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NASA's Kepler Telescope May Have Seen Its Last Planets Beyond Our Solar System

author

Jonathan O'Callaghan

Senior Staff Writer

clockOct 2 2018, 12:57 UTC

Kepler has now been put into a low-fuel safe mode. NASA/JPL-Caltech

It’s finally happening. NASA has announced that its Kepler telescope may have seen its last exoplanet, as the spacecraft has now all but run out of fuel.

In a statement, NASA said its Kepler telescope would end its latest hunt for exoplanets, and use its remaining fuel to send its science data back to Earth. If fuel levels are as low as thought, this means Kepler's hunt for planets will end.

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“NASA’s Kepler team has received data showing that the spacecraft’s ability to point precisely has degraded,” the agency said. “In order to preserve high-value science data collected during its latest observation campaign, the Kepler team has placed the spacecraft in a stable, no-fuel-use sleep mode.”

Kepler was observing planets beyond our Solar System as part of its Observation Campaign 19, which began on August 29. For 27 days it observed thousands of stars, looking for dips in light as planets passed in front, known as the transit method.

A small number of these stars were already known to have exoplanets, including the TRAPPIST-1 system, which contains seven Earth-sized planets. However, the bulk of the stars were those that weren’t known to have planets.

The TRAPPIST-1 system was one of the targets in this latest search for planets. NASA/JPL-Caltech

With the telescope running out of fuel, NASA is eager to get as much data from it as possible. Positioned 150 million kilometers (93 million miles) from Earth, Kepler needs fuel to point itself back to our planet and send data our way. Without fuel, it can no longer do this.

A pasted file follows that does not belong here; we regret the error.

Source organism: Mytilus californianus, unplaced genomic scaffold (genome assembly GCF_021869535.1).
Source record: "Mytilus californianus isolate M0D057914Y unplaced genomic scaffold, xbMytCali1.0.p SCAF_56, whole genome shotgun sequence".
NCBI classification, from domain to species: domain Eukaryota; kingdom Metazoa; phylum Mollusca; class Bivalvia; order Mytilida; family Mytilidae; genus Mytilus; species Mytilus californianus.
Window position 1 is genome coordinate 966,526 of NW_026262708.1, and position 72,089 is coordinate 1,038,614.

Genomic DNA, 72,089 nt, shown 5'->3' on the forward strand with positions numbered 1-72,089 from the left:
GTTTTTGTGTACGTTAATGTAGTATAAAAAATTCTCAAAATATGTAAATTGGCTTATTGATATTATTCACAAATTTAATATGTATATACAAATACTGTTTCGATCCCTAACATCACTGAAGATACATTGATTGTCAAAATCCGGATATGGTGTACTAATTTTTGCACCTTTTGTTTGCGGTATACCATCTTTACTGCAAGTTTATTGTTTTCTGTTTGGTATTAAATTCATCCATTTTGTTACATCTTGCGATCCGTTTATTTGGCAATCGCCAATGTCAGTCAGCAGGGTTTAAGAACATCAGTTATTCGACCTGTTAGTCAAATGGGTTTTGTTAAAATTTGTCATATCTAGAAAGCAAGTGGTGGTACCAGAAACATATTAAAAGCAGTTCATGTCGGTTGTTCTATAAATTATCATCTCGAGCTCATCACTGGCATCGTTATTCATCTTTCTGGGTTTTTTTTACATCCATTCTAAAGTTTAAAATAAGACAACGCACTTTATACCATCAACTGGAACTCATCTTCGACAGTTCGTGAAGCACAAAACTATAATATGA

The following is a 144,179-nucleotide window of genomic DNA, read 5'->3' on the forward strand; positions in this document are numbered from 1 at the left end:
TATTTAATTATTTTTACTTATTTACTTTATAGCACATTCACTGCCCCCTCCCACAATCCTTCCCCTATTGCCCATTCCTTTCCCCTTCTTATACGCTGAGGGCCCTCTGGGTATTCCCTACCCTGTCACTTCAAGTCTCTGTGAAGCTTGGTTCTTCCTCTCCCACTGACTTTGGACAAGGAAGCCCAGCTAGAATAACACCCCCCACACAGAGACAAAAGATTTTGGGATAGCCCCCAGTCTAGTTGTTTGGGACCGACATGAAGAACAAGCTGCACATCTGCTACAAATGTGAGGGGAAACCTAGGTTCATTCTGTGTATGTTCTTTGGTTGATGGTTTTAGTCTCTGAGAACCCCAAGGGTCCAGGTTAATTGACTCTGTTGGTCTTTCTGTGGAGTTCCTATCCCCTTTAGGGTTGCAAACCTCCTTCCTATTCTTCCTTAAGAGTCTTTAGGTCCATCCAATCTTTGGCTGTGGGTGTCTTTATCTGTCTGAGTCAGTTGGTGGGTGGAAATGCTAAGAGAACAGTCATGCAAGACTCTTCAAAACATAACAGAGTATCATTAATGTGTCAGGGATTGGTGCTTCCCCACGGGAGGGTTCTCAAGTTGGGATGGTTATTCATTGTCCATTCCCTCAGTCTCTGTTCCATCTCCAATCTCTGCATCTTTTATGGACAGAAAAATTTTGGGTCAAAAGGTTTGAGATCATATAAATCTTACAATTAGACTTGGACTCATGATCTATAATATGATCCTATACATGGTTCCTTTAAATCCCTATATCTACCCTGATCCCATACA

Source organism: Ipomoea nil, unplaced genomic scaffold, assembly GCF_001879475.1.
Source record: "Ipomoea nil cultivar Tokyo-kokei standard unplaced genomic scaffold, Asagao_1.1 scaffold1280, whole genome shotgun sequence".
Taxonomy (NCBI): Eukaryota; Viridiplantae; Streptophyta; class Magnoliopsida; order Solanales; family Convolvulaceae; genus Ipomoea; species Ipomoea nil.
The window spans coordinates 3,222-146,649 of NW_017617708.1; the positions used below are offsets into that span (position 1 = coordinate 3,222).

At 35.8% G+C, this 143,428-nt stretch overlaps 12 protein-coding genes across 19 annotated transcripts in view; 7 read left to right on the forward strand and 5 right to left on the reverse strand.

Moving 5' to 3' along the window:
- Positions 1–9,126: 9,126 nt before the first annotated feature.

Kepler will send this data back to Earth between October 10 and 15, with the telescope being kept in safe mode until then. But this might not be the end of the mission entirely – if the spacecraft successfully sends back all its data, NASA will try to find new planets as part of Observation Campaign 20.

Even if it can no longer look at planets, there will be plenty more discoveries to come from Kepler. Scientists will still need to pore through its data, which will take years, with many more planets expected to be found.

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But if the telescope can no longer point itself towards other stars, this will mean this latest batch from Campaign 19 contains the last planets Kepler will ever see. And that’s a huge loss for exoplanet science.

Kepler has almost single-handedly ignited the field of exoplanet science. Since it launched in 2009 it has found more than 2,600 worlds beyond our Solar System, the vast majority of exoplanets we have discovered.

NASA launched a new planet hunter, the Transiting Exoplanet Survey Satellite (TESS), earlier this year to take over the reins. But the loss of Kepler will bring an end to a pivotal chapter in the history of finding new worlds. So long, and thanks for all the planets.


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